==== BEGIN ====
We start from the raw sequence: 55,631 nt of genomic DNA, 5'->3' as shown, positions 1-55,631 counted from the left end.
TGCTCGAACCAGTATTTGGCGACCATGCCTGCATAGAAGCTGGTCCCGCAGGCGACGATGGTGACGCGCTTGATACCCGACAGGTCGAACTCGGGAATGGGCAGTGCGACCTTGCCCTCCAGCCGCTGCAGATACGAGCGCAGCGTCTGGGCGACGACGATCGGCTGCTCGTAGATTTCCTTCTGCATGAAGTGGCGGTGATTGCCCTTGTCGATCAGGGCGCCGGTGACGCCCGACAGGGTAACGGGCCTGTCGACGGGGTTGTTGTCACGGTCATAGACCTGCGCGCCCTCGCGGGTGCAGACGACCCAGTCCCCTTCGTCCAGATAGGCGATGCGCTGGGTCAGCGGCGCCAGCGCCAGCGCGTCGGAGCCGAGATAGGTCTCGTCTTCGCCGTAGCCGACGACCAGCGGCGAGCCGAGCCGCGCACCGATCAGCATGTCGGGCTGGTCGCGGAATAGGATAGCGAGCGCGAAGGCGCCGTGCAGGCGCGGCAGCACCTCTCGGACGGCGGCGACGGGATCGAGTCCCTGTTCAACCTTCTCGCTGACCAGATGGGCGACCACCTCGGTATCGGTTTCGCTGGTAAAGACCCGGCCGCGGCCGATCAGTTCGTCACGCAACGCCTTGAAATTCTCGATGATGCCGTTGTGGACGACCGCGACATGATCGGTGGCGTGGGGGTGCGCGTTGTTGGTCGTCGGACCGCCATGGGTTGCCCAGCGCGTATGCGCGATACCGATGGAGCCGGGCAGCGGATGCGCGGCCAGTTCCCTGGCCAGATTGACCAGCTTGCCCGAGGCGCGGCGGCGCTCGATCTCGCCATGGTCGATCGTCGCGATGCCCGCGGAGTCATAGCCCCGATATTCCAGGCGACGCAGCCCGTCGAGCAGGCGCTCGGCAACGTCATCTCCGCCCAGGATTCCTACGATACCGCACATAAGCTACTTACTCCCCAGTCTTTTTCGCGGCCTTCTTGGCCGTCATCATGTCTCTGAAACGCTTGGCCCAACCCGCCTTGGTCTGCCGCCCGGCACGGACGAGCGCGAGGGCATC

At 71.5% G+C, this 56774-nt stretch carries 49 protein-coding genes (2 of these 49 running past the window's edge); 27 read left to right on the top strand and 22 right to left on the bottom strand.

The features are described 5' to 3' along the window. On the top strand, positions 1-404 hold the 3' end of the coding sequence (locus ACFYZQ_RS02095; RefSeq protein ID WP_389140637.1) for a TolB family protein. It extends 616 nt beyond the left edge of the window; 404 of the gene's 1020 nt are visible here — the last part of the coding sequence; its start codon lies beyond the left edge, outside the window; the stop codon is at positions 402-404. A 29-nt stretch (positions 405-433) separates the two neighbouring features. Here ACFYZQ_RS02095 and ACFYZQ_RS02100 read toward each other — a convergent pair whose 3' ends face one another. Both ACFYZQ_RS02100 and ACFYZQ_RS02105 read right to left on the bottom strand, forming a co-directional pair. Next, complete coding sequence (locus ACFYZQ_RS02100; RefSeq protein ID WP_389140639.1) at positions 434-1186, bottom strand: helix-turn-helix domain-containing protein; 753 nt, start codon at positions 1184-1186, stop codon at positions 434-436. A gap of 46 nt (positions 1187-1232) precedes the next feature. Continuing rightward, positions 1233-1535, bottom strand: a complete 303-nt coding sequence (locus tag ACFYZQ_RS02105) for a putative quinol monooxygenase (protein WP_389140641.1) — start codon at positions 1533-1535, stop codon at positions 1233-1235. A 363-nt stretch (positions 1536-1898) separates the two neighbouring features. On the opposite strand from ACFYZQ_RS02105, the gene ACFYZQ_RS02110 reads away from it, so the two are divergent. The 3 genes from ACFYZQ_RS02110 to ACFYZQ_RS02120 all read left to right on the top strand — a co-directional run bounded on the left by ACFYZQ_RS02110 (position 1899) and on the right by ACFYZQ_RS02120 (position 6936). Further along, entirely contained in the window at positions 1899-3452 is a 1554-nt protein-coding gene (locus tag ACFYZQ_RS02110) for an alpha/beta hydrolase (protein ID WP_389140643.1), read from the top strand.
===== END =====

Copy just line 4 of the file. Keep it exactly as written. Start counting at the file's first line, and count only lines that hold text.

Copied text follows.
The features are described 5' to 3' along the window. On the top strand, positions 1-404 hold the 3' end of the coding sequence (locus ACFYZQ_RS02095; RefSeq protein ID WP_389140637.1) for a TolB family protein. It extends 616 nt beyond the left edge of the window; 404 of the gene's 1020 nt are visible here — the last part of the coding sequence; its start codon lies beyond the left edge, outside the window; the stop codon is at positions 402-404. A 29-nt stretch (positions 405-433) separates the two neighbouring features. Here ACFYZQ_RS02095 and ACFYZQ_RS02100 read toward each other — a convergent pair whose 3' ends face one another. Both ACFYZQ_RS02100 and ACFYZQ_RS02105 read right to left on the bottom strand, forming a co-directional pair. Next, complete coding sequence (locus ACFYZQ_RS02100; RefSeq protein ID WP_389140639.1) at positions 434-1186, bottom strand: helix-turn-helix domain-containing protein; 753 nt, start codon at positions 1184-1186, stop codon at positions 434-436. A gap of 46 nt (positions 1187-1232) precedes the next feature. Continuing rightward, positions 1233-1535, bottom strand: a complete 303-nt coding sequence (locus tag ACFYZQ_RS02105) for a putative quinol monooxygenase (protein WP_389140641.1) — start codon at positions 1533-1535, stop codon at positions 1233-1235. A 363-nt stretch (positions 1536-1898) separates the two neighbouring features. On the opposite strand from ACFYZQ_RS02105, the gene ACFYZQ_RS02110 reads away from it, so the two are divergent. The 3 genes from ACFYZQ_RS02110 to ACFYZQ_RS02120 all read left to right on the top strand — a co-directional run bounded on the left by ACFYZQ_RS02110 (position 1899) and on the right by ACFYZQ_RS02120 (position 6936). Further along, entirely contained in the window at positions 1899-3452 is a 1554-nt protein-coding gene (locus tag ACFYZQ_RS02110) for an alpha/beta hydrolase (protein ID WP_389140643.1), read from the top strand.